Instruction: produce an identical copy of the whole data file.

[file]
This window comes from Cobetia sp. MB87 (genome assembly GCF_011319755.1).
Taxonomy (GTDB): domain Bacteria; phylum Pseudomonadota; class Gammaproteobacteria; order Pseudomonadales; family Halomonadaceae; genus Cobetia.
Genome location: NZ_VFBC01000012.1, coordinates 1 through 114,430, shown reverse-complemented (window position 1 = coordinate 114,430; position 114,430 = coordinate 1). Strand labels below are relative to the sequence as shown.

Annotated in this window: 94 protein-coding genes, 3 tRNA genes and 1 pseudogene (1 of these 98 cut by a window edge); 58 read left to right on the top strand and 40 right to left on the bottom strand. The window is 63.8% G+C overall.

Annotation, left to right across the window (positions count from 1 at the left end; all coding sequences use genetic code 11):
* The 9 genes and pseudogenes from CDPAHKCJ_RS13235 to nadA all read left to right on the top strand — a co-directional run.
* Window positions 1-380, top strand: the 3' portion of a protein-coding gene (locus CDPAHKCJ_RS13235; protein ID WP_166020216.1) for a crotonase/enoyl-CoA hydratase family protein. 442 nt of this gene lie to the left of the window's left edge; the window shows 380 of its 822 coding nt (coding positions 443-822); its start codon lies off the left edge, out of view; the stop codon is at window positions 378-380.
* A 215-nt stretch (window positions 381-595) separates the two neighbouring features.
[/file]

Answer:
This window comes from Cobetia sp. MB87 (genome assembly GCF_011319755.1).
Taxonomy (GTDB): domain Bacteria; phylum Pseudomonadota; class Gammaproteobacteria; order Pseudomonadales; family Halomonadaceae; genus Cobetia.
Genome location: NZ_VFBC01000012.1, coordinates 1 through 114,430, shown reverse-complemented (window position 1 = coordinate 114,430; position 114,430 = coordinate 1). Strand labels below are relative to the sequence as shown.

Annotated in this window: 94 protein-coding genes, 3 tRNA genes and 1 pseudogene (1 of these 98 cut by a window edge); 58 read left to right on the top strand and 40 right to left on the bottom strand. The window is 63.8% G+C overall.

Annotation, left to right across the window (positions count from 1 at the left end; all coding sequences use genetic code 11):
* The 9 genes and pseudogenes from CDPAHKCJ_RS13235 to nadA all read left to right on the top strand — a co-directional run.
* Window positions 1-380, top strand: the 3' portion of a protein-coding gene (locus CDPAHKCJ_RS13235; protein ID WP_166020216.1) for a crotonase/enoyl-CoA hydratase family protein. 442 nt of this gene lie to the left of the window's left edge; the window shows 380 of its 822 coding nt (coding positions 443-822); its start codon lies off the left edge, out of view; the stop codon is at window positions 378-380.
* A 215-nt stretch (window positions 381-595) separates the two neighbouring features.